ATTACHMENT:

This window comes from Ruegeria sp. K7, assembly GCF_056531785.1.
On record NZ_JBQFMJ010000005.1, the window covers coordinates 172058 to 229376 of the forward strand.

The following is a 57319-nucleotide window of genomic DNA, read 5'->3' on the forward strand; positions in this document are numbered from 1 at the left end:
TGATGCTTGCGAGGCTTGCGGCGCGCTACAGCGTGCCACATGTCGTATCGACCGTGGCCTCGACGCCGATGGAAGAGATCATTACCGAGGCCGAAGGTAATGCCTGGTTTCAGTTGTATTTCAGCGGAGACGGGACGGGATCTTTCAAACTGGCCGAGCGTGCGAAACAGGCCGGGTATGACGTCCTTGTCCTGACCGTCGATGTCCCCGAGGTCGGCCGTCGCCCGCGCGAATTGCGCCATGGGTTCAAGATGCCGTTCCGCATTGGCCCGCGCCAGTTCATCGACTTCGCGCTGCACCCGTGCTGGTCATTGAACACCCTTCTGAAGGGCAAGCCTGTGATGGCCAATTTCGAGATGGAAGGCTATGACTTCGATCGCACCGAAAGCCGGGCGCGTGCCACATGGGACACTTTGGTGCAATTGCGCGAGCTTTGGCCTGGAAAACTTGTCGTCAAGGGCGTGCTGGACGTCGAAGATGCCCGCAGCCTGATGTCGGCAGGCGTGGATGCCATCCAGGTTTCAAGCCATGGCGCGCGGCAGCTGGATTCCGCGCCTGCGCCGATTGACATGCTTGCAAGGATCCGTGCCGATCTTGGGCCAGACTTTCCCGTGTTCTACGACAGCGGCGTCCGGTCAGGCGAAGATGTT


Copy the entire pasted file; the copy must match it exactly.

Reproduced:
This window comes from Ruegeria sp. K7, assembly GCF_056531785.1.
On record NZ_JBQFMJ010000005.1, the window covers coordinates 172058 to 229376 of the forward strand.

The following is a 57319-nucleotide window of genomic DNA, read 5'->3' on the forward strand; positions in this document are numbered from 1 at the left end:
TGATGCTTGCGAGGCTTGCGGCGCGCTACAGCGTGCCACATGTCGTATCGACCGTGGCCTCGACGCCGATGGAAGAGATCATTACCGAGGCCGAAGGTAATGCCTGGTTTCAGTTGTATTTCAGCGGAGACGGGACGGGATCTTTCAAACTGGCCGAGCGTGCGAAACAGGCCGGGTATGACGTCCTTGTCCTGACCGTCGATGTCCCCGAGGTCGGCCGTCGCCCGCGCGAATTGCGCCATGGGTTCAAGATGCCGTTCCGCATTGGCCCGCGCCAGTTCATCGACTTCGCGCTGCACCCGTGCTGGTCATTGAACACCCTTCTGAAGGGCAAGCCTGTGATGGCCAATTTCGAGATGGAAGGCTATGACTTCGATCGCACCGAAAGCCGGGCGCGTGCCACATGGGACACTTTGGTGCAATTGCGCGAGCTTTGGCCTGGAAAACTTGTCGTCAAGGGCGTGCTGGACGTCGAAGATGCCCGCAGCCTGATGTCGGCAGGCGTGGATGCCATCCAGGTTTCAAGCCATGGCGCGCGGCAGCTGGATTCCGCGCCTGCGCCGATTGACATGCTTGCAAGGATCCGTGCCGATCTTGGGCCAGACTTTCCCGTGTTCTACGACAGCGGCGTCCGGTCAGGCGAAGATGTT